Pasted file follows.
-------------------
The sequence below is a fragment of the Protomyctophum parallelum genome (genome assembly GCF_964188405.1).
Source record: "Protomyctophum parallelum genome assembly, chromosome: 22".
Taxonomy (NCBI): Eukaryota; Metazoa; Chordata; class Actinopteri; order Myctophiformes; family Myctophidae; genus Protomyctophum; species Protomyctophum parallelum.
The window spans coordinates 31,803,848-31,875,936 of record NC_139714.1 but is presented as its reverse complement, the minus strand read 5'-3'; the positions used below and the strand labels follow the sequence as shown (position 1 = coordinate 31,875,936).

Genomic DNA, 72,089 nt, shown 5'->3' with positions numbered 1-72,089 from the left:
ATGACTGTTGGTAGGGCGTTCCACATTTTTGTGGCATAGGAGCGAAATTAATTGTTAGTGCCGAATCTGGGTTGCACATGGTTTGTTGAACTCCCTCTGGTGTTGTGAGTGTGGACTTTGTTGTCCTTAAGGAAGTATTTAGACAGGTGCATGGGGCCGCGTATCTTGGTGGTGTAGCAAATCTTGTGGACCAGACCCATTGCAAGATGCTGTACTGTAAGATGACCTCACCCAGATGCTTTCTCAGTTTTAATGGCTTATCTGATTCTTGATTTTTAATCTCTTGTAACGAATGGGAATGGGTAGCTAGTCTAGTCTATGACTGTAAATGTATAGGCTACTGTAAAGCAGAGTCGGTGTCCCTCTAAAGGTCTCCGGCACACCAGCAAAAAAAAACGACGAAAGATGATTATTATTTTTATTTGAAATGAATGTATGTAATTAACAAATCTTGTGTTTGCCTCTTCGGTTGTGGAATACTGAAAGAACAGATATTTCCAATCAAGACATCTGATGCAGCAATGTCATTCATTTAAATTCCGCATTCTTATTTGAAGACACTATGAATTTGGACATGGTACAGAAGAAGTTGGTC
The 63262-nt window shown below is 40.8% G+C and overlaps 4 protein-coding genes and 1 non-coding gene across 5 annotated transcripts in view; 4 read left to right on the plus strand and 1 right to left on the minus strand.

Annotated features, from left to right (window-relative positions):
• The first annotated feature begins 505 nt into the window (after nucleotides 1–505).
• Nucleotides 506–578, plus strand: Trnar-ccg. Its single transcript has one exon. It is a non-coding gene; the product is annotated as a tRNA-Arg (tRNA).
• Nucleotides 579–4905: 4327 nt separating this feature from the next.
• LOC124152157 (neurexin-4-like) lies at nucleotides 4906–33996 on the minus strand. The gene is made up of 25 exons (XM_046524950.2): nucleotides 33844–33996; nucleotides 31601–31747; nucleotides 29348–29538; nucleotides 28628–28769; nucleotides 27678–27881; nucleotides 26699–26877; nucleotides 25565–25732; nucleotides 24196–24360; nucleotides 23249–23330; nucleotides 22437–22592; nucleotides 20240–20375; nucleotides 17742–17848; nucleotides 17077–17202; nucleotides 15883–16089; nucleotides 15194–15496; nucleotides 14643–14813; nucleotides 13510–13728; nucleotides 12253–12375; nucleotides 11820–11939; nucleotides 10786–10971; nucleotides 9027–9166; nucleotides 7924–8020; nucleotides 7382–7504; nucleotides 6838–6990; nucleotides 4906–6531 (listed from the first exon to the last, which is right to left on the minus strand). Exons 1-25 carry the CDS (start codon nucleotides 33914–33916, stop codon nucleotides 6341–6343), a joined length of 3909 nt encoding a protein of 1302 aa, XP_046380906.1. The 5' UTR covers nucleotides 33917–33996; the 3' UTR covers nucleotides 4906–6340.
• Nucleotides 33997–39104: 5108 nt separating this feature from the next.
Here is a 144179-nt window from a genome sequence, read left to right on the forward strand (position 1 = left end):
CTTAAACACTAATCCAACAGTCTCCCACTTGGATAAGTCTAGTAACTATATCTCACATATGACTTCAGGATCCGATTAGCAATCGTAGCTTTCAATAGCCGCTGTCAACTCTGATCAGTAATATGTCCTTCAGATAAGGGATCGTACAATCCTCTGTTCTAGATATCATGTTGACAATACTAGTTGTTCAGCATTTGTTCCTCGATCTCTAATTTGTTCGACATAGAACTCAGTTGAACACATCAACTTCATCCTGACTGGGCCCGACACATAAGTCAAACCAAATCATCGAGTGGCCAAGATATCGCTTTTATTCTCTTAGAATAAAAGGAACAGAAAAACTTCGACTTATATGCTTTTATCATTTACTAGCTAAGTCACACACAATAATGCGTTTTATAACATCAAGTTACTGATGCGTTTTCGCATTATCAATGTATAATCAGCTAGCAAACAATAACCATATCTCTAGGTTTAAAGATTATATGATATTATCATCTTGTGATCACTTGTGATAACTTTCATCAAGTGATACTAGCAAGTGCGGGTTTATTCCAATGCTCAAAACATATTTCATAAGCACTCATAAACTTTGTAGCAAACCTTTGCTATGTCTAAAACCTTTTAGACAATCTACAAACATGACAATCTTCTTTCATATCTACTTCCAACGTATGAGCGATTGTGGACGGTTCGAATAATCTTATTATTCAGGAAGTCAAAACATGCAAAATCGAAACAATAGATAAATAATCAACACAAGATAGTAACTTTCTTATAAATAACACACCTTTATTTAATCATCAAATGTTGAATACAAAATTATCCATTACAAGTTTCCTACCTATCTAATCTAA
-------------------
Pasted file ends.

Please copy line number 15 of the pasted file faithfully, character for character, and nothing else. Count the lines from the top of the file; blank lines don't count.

CTTAAACACTAATCCAACAGTCTCCCACTTGGATAAGTCTAGTAACTATATCTCACATATGACTTCAGGATCCGATTAGCAATCGTAGCTTTCAATAGCCGCTGTCAACTCTGATCAGTAATATGTCCTTCAGATAAGGGATCGTACAATCCTCTGTTCTAGATATCATGTTGACAATACTAGTTGTTCAGCATTTGTTCCTCGATCTCTAATTTGTTCGACATAGAACTCAGTTGAACACATCAACTTCATCCTGACTGGGCCCGACACATAAGTCAAACCAAATCATCGAGTGGCCAAGATATCGCTTTTATTCTCTTAGAATAAAAGGAACAGAAAAACTTCGACTTATATGCTTTTATCATTTACTAGCTAAGTCACACACAATAATGCGTTTTATAACATCAAGTTACTGATGCGTTTTCGCATTATCAATGTATAATCAGCTAGCAAACAATAACCATATCTCTAGGTTTAAAGATTATATGATATTATCATCTTGTGATCACTTGTGATAACTTTCATCAAGTGATACTAGCAAGTGCGGGTTTATTCCAATGCTCAAAACATATTTCATAAGCACTCATAAACTTTGTAGCAAACCTTTGCTATGTCTAAAACCTTTTAGACAATCTACAAACATGACAATCTTCTTTCATATCTACTTCCAACGTATGAGCGATTGTGGACGGTTCGAATAATCTTATTATTCAGGAAGTCAAAACATGCAAAATCGAAACAATAGATAAATAATCAACACAAGATAGTAACTTTCTTATAAATAACACACCTTTATTTAATCATCAAATGTTGAATACAAAATTATCCATTACAAGTTTCCTACCTATCTAATCTAA